This was our first full day in the Ecuadorian highlands and we were getting a jump out of the gate, hitting full stride immediately with a bike ride (more accurately, plunge) down the flanks of Cotopaxi, a snow covered 19,347 foot peak in the Andes, the second highest peak in Ecuador. Our bike ride began far up the mountain’s face, at 14,000 feet. We were below the snow line but above—well above—tree line and the terrain was barren, rocky and slick with loose scree and deep volcanic dust. Not a good combination for speeding down a mountain. So we all started out cautiously, squeezing brakes till our hands ached, but as we gained confidence our speeds increased. That’s when the carnage began and practically everyone in our group got to experience Ecuadorian dirt up close and personal--wipeouts which naturally came to be known as “Diegos”.
That compactness became quickly apparent. We had spent the evening before our Cotopaxi excursion at Hacienda La Alegria, a working dairy ranch dominated by a sprawling 1911 era ranch house. The best way to experience a ranch is on horseback, of course, and we had saddled up and hit the trail, riding among the lush fields and smattering of small hovels that huddled along the narrow paths through the ranch’s backcountry. And yet within a couple of hours of leaving La Alegria we had transitioned from that inviting green ranchland to the harsh mountain slopes of the Andes. Try that in Peru, where a day’s drive often gets you only halfway to your next stop.
We took advantage of Banos’ offerings, biking the road from Banos to Puyo and stopping at Pailon del Diablo (Devil’s Punchbowl), a hidden waterfall in a valley near the road. The ride is spectacular, traveling through tunnels and overlooking the broad and scenic Pastaza River valley. The hike down to the Punchbowl is easy and a short crawl through a low overhang leads behind the cascade.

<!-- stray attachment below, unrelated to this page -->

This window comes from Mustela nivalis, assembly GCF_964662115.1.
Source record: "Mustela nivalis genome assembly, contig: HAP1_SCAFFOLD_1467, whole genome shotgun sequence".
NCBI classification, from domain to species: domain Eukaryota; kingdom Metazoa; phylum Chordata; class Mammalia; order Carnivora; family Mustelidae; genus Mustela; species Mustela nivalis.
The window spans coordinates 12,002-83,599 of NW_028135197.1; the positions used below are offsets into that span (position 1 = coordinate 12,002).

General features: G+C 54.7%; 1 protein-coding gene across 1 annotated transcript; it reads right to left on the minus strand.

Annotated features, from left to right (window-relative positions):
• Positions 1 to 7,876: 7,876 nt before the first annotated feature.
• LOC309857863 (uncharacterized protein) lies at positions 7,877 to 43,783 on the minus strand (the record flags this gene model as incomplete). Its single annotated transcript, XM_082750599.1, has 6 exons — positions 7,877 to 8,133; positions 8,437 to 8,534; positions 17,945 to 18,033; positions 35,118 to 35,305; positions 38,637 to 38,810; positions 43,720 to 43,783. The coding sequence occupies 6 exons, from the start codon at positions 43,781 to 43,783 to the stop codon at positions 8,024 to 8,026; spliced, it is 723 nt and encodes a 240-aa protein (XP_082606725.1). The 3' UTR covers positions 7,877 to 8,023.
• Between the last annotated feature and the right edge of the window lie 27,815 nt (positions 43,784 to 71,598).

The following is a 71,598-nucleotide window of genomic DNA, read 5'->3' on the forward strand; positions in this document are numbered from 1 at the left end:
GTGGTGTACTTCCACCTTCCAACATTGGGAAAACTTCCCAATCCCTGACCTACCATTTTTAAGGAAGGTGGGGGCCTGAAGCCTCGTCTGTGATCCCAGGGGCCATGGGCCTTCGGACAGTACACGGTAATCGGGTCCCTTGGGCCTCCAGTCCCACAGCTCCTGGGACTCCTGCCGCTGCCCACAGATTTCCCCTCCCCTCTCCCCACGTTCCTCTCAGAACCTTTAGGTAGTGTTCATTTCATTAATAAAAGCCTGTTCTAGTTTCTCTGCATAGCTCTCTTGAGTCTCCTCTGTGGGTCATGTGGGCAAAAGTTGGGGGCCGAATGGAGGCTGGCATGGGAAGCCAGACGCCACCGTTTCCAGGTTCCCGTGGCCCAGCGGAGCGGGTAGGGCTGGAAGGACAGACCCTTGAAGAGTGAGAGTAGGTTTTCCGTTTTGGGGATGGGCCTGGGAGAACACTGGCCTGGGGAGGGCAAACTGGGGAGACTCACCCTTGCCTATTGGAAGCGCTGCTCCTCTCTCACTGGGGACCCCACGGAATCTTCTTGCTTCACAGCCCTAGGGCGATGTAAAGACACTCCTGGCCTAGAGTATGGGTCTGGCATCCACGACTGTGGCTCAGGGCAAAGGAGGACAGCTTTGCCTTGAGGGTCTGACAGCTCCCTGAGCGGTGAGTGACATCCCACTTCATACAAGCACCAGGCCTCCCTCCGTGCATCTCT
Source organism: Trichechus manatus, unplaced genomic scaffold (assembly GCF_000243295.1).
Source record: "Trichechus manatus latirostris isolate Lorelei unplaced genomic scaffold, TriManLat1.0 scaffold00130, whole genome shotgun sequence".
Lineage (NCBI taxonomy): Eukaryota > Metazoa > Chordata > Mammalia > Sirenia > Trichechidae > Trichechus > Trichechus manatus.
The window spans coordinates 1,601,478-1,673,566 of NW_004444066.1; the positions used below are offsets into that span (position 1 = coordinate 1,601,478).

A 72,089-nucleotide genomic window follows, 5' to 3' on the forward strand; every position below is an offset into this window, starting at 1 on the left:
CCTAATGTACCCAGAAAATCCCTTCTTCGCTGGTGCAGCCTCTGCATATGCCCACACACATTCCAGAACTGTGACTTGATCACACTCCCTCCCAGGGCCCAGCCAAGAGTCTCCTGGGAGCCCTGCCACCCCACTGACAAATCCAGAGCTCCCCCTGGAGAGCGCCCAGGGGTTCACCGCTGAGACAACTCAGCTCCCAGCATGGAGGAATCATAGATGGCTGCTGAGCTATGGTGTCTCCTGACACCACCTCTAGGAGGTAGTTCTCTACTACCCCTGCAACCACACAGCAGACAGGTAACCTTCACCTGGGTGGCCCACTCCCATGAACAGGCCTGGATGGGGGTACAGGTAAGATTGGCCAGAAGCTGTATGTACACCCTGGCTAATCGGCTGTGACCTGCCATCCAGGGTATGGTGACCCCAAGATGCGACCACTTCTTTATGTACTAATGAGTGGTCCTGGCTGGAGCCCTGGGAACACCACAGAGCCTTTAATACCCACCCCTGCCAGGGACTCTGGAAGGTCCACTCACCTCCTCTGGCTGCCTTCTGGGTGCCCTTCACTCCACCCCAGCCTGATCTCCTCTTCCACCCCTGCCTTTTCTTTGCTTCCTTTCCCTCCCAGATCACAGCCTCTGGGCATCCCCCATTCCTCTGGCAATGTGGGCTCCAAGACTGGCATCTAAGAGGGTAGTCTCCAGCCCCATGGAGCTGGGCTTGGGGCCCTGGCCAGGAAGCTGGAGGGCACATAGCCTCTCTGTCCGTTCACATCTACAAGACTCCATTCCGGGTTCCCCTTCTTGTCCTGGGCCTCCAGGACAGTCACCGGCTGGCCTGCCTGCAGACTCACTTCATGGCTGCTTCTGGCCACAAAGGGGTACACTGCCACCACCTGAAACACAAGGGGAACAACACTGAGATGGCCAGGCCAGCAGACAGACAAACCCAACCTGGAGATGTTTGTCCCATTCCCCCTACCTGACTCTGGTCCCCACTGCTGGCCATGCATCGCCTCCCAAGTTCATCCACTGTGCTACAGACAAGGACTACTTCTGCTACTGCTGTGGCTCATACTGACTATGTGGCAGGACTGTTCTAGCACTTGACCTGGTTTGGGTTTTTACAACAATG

|The Amazon jungle|
The jungle is hot and one of the few ways to escape the pervasive heat is to climb a waterfall. Fortunately, there are many waterfalls in the rainforest and we stumbled on a pretty little stream carving its way out of the jungle. We scrambled up a narrow gorge, wading through a rushing stream that plunged over boulders and splashed over rocky ledges. A relatively easy climb with rope assists brought us to the bottom of a 100-foot cascade where a fine mist formed a rainbow in a narrow slot canyon. A picturesque finale to a cooling hike.
The transition from the lowlands back into Papallacta’s high altitude prepared us for the Santa Lucia Highlands Plateau, on the northwestern side of Antisana volcano, back up again to near 14,000 feet. Antisana is typical Andean terrain; open, barren, beautiful. We hiked along a road in the national park while Andean condors, variable hawks and buzzard eagles rode the thermals between peaks and caracaras, horses, cattle and sheep grazed the open grasslands, the tableau dominated by Antisana, at 18,875 feet the fourth highest volcano in Ecuador. The summit was wreathed in clouds but the massive flanks gleamed in the afternoon sun, brilliant white glaciers reaching like fingers down from the clouds.
|Sunset on the Rio Ansu, Amazon|